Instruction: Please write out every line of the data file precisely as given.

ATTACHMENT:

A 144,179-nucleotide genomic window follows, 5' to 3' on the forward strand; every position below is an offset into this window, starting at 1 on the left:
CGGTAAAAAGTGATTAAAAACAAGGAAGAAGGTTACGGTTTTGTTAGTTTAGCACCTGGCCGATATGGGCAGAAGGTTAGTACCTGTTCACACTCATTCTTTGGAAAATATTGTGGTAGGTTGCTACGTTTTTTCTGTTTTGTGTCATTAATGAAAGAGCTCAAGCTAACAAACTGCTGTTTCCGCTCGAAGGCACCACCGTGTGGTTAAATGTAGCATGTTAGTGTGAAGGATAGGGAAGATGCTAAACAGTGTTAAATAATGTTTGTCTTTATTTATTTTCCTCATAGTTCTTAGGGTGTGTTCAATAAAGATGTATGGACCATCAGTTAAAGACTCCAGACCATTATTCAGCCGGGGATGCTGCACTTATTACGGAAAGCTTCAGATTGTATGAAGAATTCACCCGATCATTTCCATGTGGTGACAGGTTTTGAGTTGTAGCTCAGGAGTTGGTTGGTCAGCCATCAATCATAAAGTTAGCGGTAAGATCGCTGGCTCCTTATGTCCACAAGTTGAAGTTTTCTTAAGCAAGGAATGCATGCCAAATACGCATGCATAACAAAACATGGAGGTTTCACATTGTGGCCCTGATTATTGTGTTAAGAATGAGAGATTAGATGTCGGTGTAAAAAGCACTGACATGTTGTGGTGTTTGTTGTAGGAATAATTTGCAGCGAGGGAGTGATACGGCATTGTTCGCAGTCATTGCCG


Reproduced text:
A 144,179-nucleotide genomic window follows, 5' to 3' on the forward strand; every position below is an offset into this window, starting at 1 on the left:
CGGTAAAAAGTGATTAAAAACAAGGAAGAAGGTTACGGTTTTGTTAGTTTAGCACCTGGCCGATATGGGCAGAAGGTTAGTACCTGTTCACACTCATTCTTTGGAAAATATTGTGGTAGGTTGCTACGTTTTTTCTGTTTTGTGTCATTAATGAAAGAGCTCAAGCTAACAAACTGCTGTTTCCGCTCGAAGGCACCACCGTGTGGTTAAATGTAGCATGTTAGTGTGAAGGATAGGGAAGATGCTAAACAGTGTTAAATAATGTTTGTCTTTATTTATTTTCCTCATAGTTCTTAGGGTGTGTTCAATAAAGATGTATGGACCATCAGTTAAAGACTCCAGACCATTATTCAGCCGGGGATGCTGCACTTATTACGGAAAGCTTCAGATTGTATGAAGAATTCACCCGATCATTTCCATGTGGTGACAGGTTTTGAGTTGTAGCTCAGGAGTTGGTTGGTCAGCCATCAATCATAAAGTTAGCGGTAAGATCGCTGGCTCCTTATGTCCACAAGTTGAAGTTTTCTTAAGCAAGGAATGCATGCCAAATACGCATGCATAACAAAACATGGAGGTTTCACATTGTGGCCCTGATTATTGTGTTAAGAATGAGAGATTAGATGTCGGTGTAAAAAGCACTGACATGTTGTGGTGTTTGTTGTAGGAATAATTTGCAGCGAGGGAGTGATACGGCATTGTTCGCAGTCATTGCCG